Al Jazeera journalists questions in Malaysia over documentary

Bangkok, Jul 10 (efe-epa).- Malaysian Police questioned six Al Jazeera journalists on Friday over a documentary about the treatment of undocumented migrant workers during the Covid-19 pandemic.

Police summoned the journalists to their Kuala Lumpur headquarters on charges of alleged sedition, defamation and violation of the country’s Communications and Multimedia Act.

On 3 July Al Jazeera released a short film titled Locked Up in Malaysia’s Lockdown investigating the arrests of thousands of undocumented foreign workers in an operation supposedly aimed at preventing the spread of the coronavirus, state news agency Bernama reported.

“Al Jazeera strongly refutes these charges and stands by the professionalism, quality and impartiality of its journalism,” the Qatar-based network said in a statement.

Lawyer Hisyam Teh Poh Teik said his clients will cooperate fully with police investigations.

“The documentary as depicted was balanced and fair. It catered views from different sides. In fact, attempts were made to seek government response. But these responses did not come,” the lawyer told reporters outside Bukit Aman on Friday.

Part of the 101 East documentary strand, the 25-minute episode addressed the plight of migrants and refugees during the Malaysian Covid-19 lockdown in early May.

After several police raids, the documentary claims migrants were locked up in detention centers.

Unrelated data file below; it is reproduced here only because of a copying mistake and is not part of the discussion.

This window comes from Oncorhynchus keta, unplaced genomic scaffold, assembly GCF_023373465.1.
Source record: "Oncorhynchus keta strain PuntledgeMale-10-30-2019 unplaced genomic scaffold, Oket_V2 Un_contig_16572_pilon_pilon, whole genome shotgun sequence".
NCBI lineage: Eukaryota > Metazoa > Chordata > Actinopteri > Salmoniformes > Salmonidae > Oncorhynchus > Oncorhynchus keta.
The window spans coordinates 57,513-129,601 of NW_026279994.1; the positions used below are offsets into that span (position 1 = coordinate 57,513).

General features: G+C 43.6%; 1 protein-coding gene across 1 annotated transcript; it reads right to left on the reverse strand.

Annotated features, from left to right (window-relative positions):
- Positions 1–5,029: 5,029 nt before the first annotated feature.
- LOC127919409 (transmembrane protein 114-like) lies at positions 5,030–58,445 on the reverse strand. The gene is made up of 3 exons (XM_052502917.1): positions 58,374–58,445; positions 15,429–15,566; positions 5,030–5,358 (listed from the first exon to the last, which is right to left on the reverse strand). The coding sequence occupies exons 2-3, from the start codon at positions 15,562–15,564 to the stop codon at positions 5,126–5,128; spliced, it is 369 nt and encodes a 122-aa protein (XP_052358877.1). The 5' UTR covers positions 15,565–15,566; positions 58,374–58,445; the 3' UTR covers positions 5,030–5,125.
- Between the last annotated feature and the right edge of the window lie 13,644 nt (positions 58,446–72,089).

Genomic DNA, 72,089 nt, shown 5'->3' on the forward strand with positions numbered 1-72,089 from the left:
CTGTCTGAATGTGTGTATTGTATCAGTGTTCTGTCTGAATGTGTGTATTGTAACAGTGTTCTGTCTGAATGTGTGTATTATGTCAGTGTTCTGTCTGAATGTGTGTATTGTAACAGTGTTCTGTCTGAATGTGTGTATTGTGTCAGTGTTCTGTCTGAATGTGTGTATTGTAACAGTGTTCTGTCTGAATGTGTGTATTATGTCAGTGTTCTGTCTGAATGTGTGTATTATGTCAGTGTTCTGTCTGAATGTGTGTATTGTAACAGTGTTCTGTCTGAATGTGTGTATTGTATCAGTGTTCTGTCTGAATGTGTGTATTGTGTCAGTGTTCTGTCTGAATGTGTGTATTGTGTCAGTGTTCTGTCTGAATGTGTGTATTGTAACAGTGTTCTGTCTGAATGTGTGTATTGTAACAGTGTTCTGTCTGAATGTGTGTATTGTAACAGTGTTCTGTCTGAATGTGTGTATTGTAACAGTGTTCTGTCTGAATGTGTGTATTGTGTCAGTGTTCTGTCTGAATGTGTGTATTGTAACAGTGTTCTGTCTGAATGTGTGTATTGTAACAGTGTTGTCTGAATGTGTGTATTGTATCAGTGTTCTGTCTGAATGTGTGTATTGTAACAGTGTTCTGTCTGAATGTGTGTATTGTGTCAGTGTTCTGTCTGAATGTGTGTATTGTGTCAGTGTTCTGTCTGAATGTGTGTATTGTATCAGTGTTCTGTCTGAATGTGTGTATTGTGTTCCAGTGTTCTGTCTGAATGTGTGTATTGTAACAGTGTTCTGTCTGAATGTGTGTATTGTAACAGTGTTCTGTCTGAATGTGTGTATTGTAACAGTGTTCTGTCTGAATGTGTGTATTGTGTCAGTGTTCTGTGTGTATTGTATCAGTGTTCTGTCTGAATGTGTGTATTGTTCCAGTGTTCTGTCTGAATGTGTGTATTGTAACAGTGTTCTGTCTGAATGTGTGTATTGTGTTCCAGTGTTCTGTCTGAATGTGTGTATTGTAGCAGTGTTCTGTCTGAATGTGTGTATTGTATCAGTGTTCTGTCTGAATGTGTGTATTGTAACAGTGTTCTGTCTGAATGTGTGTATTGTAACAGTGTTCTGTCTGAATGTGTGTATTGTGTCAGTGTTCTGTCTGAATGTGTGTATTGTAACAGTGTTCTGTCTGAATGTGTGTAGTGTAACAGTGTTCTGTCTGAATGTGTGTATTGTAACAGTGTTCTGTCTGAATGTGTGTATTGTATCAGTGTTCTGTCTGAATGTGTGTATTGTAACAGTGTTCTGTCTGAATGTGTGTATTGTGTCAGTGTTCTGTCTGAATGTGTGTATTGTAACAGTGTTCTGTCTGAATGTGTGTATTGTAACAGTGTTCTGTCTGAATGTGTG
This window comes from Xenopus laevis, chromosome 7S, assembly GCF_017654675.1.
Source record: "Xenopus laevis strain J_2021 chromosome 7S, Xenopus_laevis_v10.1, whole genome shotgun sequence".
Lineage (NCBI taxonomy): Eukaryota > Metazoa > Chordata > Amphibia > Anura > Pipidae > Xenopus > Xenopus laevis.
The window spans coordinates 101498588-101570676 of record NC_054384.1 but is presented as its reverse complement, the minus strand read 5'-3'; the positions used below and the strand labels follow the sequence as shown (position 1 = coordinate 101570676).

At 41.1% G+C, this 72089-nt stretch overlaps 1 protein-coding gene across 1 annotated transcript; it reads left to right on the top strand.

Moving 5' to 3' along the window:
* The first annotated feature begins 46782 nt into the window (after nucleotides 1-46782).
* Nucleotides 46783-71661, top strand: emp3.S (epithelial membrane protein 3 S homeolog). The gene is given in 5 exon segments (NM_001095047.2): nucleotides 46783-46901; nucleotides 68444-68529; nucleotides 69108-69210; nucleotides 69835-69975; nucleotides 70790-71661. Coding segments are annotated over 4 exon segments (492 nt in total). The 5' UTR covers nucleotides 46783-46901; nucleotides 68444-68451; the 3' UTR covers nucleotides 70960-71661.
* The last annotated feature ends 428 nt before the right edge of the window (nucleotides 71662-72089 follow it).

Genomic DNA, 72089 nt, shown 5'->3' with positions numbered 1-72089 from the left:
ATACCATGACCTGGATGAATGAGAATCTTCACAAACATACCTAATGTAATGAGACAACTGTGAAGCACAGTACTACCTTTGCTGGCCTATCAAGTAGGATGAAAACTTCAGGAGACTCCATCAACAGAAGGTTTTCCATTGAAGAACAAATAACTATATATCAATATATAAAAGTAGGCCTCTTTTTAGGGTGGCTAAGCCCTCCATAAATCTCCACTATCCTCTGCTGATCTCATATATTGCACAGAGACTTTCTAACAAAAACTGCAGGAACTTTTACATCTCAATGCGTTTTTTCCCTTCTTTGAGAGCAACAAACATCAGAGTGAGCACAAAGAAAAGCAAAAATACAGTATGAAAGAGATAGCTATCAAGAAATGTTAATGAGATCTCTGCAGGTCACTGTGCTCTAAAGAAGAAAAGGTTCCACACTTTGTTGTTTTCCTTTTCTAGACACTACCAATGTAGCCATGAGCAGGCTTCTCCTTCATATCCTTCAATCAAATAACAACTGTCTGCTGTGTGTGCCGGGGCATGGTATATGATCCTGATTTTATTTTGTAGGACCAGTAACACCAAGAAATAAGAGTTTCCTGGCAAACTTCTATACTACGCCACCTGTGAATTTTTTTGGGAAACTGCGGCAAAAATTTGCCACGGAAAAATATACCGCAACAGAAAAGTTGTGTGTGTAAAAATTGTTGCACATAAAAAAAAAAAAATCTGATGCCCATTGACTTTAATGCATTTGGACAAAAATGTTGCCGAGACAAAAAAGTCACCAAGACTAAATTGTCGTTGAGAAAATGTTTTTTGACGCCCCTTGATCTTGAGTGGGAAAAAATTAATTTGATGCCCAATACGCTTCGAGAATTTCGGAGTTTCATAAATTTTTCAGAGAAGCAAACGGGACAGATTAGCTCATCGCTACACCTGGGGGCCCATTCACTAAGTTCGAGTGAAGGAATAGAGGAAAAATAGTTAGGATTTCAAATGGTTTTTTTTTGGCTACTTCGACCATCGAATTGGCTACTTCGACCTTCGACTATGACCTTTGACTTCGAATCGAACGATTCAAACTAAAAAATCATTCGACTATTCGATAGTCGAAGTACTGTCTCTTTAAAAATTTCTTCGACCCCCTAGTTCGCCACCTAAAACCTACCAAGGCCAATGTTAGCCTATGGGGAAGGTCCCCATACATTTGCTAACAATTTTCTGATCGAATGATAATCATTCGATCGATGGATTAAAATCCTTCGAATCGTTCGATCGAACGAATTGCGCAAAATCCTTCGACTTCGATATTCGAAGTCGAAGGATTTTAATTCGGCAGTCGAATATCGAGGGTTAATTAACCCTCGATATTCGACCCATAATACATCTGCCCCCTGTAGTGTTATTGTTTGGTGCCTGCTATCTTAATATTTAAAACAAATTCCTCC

International rights groups including Malaysian NGO Tenaganita and Human Rights Watch denounced the move at the time arguing that confining people in small spaces increased the risk of contagion.

Since its broadcast, the Al Jazeera documentary has been branded as inaccurate, misleading and unfair by various government officials and, according to the Bernama agency, the Police have received up to five complaints since it was aired.

“As an international media organization, Al Jazeera should stop broadcasting the documentary and apologize to the Malaysian people,” Defense Minister Ismail Sabri Yaakob said at a press conference on Tuesday.

Al Jazeera has defended the impartiality of the documentary in a statement published on Thursday in which the network says it is concerned over the safety of its journalists.

“Al Jazeera also has grave concerns about the sustained online harassment its staff are facing. Reporters have been targeted with abusive messages and death threats.

“Charging journalists for doing their jobs is not the action of a democracy that values free speech. Journalism is not a crime,” the statement said. EFE-EPA


Related Articles

Back to top button